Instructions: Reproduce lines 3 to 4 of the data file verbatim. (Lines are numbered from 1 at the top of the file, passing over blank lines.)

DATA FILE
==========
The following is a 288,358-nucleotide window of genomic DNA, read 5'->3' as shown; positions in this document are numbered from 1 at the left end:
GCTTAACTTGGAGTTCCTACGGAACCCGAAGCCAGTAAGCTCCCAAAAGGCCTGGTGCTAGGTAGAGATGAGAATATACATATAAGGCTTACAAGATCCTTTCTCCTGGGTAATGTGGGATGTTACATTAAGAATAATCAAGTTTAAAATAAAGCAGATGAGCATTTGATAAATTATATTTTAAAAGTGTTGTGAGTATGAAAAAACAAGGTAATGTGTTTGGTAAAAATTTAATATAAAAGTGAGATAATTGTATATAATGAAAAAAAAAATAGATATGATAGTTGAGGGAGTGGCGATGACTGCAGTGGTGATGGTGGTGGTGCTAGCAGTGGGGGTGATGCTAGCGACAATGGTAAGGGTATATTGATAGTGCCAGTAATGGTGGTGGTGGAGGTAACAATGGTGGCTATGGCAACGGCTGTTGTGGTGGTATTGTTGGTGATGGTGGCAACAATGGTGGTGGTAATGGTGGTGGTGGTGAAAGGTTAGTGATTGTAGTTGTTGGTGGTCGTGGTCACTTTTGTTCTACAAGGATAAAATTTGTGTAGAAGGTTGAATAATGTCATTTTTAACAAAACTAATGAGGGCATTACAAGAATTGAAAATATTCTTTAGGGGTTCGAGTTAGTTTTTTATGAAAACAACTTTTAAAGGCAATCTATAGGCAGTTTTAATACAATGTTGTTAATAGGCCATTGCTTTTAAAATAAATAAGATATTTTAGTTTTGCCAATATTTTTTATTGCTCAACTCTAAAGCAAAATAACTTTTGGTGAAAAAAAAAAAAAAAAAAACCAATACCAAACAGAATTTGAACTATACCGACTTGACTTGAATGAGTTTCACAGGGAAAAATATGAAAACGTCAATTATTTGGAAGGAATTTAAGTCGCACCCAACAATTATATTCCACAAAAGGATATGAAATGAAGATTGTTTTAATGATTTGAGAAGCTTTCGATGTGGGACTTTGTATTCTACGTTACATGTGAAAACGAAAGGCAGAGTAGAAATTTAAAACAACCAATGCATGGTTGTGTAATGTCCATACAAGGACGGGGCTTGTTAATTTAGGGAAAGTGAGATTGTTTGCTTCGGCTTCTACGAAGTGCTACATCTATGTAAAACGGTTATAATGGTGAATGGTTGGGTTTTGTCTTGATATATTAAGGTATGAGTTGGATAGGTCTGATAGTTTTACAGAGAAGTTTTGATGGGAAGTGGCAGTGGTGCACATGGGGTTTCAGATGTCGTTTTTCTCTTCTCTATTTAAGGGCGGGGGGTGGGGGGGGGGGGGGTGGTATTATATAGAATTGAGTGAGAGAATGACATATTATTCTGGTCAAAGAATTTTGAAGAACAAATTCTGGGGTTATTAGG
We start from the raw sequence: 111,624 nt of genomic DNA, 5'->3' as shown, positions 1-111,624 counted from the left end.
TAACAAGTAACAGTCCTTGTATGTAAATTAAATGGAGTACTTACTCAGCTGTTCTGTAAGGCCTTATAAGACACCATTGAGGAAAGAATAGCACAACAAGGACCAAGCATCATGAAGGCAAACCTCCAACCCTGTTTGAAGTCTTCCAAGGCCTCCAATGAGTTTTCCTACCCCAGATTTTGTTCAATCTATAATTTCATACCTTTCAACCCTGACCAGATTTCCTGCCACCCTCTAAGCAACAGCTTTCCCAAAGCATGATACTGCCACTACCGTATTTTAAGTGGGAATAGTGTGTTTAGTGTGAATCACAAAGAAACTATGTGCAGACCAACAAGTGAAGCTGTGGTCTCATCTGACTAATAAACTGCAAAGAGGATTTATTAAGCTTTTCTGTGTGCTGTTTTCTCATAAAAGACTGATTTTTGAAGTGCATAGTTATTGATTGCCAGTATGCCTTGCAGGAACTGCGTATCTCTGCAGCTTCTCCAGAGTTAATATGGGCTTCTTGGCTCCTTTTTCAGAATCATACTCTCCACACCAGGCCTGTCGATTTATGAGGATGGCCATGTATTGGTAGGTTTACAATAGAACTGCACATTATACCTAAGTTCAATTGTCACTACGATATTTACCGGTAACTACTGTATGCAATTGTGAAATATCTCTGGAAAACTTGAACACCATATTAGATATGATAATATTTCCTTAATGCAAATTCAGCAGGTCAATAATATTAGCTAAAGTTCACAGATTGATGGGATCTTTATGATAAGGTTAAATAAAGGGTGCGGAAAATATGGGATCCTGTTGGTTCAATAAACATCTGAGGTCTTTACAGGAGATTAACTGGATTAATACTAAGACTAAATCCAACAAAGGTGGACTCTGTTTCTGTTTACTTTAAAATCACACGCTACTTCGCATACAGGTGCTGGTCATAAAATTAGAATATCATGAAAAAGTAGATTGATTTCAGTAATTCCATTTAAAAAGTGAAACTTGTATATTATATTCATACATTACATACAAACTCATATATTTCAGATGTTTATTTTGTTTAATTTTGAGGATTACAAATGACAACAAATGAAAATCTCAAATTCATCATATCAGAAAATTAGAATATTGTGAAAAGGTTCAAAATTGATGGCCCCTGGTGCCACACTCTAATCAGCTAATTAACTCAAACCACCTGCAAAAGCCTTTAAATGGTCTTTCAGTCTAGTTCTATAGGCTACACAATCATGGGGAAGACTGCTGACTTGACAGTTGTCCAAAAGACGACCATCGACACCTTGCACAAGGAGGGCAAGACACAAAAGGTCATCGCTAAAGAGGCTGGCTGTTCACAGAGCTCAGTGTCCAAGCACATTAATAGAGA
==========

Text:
We start from the raw sequence: 111,624 nt of genomic DNA, 5'->3' as shown, positions 1-111,624 counted from the left end.
TAACAAGTAACAGTCCTTGTATGTAAATTAAATGGAGTACTTACTCAGCTGTTCTGTAAGGCCTTATAAGACACCATTGAGGAAAGAATAGCACAACAAGGACCAAGCATCATGAAGGCAAACCTCCAACCCTGTTTGAAGTCTTCCAAGGCCTCCAATGAGTTTTCCTACCCCAGATTTTGTTCAATCTATAATTTCATACCTTTCAACCCTGACCAGATTTCCTGCCACCCTCTAAGCAACAGCTTTCCCAAAGCATGATACTGCCACTACCGTATTTTAAGTGGGAATAGTGTGTTTAGTGTGAATCACAAAGAAACTATGTGCAGACCAACAAGTGAAGCTGTGGTCTCATCTGACTAATAAACTGCAAAGAGGATTTATTAAGCTTTTCTGTGTGCTGTTTTCTCATAAAAGACTGATTTTTGAAGTGCATAGTTATTGATTGCCAGTATGCCTTGCAGGAACTGCGTATCTCTGCAGCTTCTCCAGAGTTAATATGGGCTTCTTGGCTCCTTTTTCAGAATCATACTCTCCACACCAGGCCTGTCGATTTATGAGGATGGCCATGTATTGGTAGGTTTACAATAGAACTGCACATTATACCTAAGTTCAATTGTCACTACGATATTTACCGGTAACTACTGTATGCAATTGTGAAATATCTCTGGAAAACTTGAACACCATATTAGATATGATAATATTTCCTTAATGCAAATTCAGCAGGTCAATAATATTAGCTAAAGTTCACAGATTGATGGGATCTTTATGATAAGGTTAAATAAAGGGTGCGGAAAATATGGGATCCTGTTGGTTCAATAAACATCTGAGGTCTTTACAGGAGATTAACTGGATTAATACTAAGACTAAATCCAACAAAGGTGGACTCTGTTTCTGTTTACTTTAAAATCACACGCTACTTCGCATACAGGTGCTGGTCATAAAATTAGAATATCATGAAAAAGTAGATTGATTTCAGTAATTCCATTTAAAAAGTGAAACTTGTATATTATATTCATACATTACATACAAACTCATATATTTCAGATGTTTATTTTGTTTAATTTTGAGGATTACAAATGACAACAAATGAAAATCTCAAATTCATCATATCAGAAAATTAGAATATTGTGAAAAGGTTCAAAATTGATGGCCCCTGGTGCCACACTCTAATCAGCTAATTAACTCAAACCACCTGCAAAAGCCTTTAAATGGTCTTTCAGTCTAGTTCTATAGGCTACACAATCATGGGGAAGACTGCTGACTTGACAGTTGTCCAAAAGACGACCATCGACACCTTGCACAAGGAGGGCAAGACACAAAAGGTCATCGCTAAAGAGGCTGGCTGTTCACAGAGCTCAGTGTCCAAGCACATTAATAGAGA